When "bobcat" trended on Twitter this week, no one anticipated the unreal series of events they were about to witness. The bizarre bobcat encounter was captured on a security cam video and...well...you just have to see it. (Read the following description if you want to be prepared, or skip down to the video if you want to be surprised. I promise, it's a wild ride either way.)

In a North Carolina neighborhood that looks like a present-day Pleasantville, a man carries a cup of coffee and a plate of brownies out to his car. "Good mornin!" he calls cheerfully to a neighbor jogging by. As he sets his coffee cup on the hood of the car, he says, "I need to wash my car." Well, shucks. His wife enters the camera frame on the other side of the car.

So far, it's just about the most classic modern Americana scene imaginable. And then...

A horrifying "rrrrawwwww!" Blood-curdling screaming. Running. Panic. The man abandons the brownies, races to his wife's side of the car, then emerges with an animal in his hands. He holds the creature up like Rafiki holding up Simba, then yells in its face, "Oh my god! It's a bobcat! Oh my god!"

Then he hucks the bobcat across the yard with all his might.

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Images courtesy of John Scully, Walden University, Ingrid Scully
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Since March of 2020, over 29 million Americans have been diagnosed with COVID-19, according to the CDC. Over 540,000 have died in the United States as this unprecedented pandemic has swept the globe. And yet, by the end of 2020, it looked like science was winning: vaccines had been developed.

In celebration of the power of science we spoke to three people: an individual, a medical provider, and a vaccine scientist about how vaccines have impacted them throughout their lives. Here are their answers:

John Scully, 79, resident of Florida

Photo courtesy of John Scully

When John Scully was born, America was in the midst of an epidemic: tens of thousands of children in the United States were falling ill with paralytic poliomyelitis — otherwise known as polio, a disease that attacks the central nervous system and often leaves its victims partially or fully paralyzed.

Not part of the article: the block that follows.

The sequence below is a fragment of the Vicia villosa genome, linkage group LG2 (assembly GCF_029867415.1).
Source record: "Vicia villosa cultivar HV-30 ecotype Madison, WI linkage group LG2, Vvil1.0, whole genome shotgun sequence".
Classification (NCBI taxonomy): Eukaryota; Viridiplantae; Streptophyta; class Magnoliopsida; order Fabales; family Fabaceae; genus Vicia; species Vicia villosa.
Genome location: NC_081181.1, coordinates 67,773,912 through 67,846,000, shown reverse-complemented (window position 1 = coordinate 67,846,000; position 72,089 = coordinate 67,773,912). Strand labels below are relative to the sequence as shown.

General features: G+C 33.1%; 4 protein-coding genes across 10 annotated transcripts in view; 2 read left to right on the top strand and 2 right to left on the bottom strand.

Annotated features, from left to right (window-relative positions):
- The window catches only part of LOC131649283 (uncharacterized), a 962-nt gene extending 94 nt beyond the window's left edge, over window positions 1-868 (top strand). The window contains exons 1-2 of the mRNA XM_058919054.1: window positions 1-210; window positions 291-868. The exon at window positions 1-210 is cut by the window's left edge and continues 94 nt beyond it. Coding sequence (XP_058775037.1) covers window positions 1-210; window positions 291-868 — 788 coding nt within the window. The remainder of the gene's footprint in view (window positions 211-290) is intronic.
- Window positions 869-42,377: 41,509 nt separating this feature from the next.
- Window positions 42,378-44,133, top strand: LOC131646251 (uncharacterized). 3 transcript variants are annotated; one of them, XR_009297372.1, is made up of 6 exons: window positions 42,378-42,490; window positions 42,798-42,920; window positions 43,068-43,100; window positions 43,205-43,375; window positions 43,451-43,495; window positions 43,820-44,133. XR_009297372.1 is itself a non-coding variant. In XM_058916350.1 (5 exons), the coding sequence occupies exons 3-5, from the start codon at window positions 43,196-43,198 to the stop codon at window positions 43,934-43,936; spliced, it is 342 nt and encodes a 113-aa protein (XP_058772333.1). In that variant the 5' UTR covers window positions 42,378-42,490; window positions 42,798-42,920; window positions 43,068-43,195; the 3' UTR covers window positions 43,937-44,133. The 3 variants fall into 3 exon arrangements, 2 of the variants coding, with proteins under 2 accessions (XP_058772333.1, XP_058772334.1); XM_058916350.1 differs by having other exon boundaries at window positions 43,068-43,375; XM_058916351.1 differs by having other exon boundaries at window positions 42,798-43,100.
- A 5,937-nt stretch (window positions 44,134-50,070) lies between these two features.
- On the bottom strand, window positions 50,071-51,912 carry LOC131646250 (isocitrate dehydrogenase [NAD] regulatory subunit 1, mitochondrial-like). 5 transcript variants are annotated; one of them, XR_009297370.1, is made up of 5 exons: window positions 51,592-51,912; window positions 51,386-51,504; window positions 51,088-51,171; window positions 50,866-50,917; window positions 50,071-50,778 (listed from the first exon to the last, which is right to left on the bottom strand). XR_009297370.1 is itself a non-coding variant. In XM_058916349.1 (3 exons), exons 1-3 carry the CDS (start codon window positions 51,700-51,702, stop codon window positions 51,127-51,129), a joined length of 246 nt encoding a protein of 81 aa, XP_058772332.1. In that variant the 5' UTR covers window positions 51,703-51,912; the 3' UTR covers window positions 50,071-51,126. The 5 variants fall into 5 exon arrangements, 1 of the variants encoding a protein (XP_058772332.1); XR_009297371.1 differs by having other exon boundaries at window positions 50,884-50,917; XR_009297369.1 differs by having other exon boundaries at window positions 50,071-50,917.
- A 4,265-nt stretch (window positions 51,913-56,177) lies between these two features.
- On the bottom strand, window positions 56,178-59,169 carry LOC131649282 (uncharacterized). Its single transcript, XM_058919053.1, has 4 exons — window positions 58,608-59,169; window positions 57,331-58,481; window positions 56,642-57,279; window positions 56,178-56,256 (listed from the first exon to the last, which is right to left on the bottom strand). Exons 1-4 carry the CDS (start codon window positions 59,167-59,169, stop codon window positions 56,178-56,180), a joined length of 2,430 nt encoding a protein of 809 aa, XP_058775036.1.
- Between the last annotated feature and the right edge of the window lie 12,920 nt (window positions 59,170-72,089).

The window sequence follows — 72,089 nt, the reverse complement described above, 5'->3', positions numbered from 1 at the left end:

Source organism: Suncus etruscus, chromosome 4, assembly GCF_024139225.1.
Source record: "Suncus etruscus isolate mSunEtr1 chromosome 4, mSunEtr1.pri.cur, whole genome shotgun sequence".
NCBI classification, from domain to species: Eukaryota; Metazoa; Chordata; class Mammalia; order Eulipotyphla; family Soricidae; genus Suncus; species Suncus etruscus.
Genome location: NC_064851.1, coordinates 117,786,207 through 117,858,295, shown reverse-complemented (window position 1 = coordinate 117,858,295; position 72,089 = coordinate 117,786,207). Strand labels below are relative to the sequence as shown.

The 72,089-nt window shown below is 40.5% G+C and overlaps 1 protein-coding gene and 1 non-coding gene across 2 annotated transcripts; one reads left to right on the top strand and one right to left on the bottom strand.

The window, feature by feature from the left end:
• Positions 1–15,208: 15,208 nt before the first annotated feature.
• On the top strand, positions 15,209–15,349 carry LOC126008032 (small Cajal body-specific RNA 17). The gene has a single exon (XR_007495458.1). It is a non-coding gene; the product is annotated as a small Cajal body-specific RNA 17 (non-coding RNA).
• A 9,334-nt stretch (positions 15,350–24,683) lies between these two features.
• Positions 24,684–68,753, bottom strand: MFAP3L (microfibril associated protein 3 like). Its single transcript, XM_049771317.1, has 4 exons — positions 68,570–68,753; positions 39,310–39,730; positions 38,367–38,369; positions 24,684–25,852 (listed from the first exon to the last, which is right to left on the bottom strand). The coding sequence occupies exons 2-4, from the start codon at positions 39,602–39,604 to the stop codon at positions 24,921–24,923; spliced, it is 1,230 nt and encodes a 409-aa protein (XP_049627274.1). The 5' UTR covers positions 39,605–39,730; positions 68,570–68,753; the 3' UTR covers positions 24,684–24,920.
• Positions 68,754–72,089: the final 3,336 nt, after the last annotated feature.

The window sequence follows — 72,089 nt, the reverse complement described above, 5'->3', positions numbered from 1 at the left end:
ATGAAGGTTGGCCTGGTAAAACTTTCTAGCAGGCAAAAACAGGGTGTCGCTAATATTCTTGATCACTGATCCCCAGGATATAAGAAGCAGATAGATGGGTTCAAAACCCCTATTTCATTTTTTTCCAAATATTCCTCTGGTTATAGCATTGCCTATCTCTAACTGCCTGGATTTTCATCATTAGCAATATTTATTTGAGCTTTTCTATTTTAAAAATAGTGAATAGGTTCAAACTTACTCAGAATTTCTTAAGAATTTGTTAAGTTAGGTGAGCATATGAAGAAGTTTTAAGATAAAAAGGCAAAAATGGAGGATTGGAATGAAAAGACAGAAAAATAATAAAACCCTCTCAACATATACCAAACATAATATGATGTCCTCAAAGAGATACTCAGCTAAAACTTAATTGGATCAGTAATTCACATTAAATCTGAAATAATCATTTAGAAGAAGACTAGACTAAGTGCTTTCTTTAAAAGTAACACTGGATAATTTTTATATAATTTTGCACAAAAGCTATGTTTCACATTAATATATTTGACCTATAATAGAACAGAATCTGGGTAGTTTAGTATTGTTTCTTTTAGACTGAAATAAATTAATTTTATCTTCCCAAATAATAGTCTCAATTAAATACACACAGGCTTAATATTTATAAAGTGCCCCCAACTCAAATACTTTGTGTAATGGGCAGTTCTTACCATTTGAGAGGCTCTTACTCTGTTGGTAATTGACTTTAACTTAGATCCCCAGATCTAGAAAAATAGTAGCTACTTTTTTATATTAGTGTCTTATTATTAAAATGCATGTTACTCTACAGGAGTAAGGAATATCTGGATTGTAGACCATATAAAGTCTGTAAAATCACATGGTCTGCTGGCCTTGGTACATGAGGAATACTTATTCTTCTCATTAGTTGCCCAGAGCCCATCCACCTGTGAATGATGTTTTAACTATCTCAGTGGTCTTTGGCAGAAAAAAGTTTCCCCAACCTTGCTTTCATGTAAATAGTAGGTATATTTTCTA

"As kids, we were all afraid of getting polio," he says, "because if you got polio, you could end up in the dreaded iron lung and we were all terrified of those." Iron lungs were respirators that enclosed most of a person's body; people with severe cases often would end up in these respirators as they fought for their lives.

John remembers going to see matinee showings of cowboy movies on Saturdays and, before the movie, shorts would run. "Usually they showed the news," he says, "but I just remember seeing this one clip warning us about polio and it just showed all these kids in iron lungs." If kids survived the iron lung, they'd often come back to school on crutches, in leg braces, or in wheelchairs.

"We all tried to be really careful in the summer — or, as we called it back then, 'polio season,''" John says. This was because every year around Memorial Day, major outbreaks would begin to emerge and they'd spike sometime around August. People weren't really sure how the disease spread at the time, but many believed it traveled through the water. There was no cure — and every child was susceptible to getting sick with it.

"We couldn't swim in hot weather," he remembers, "and the municipal outdoor pool would close down in August."

Then, in 1954 clinical trials began for Dr. Jonas Salk's vaccine against polio and within a year, his vaccine was announced safe. "I got that vaccine at school," John says. Within two years, U.S. polio cases had dropped 85-95 percent — even before a second vaccine was developed by Dr. Albert Sabin in the 1960s. "I remember how much better things got after the vaccines came out. They changed everything," John says.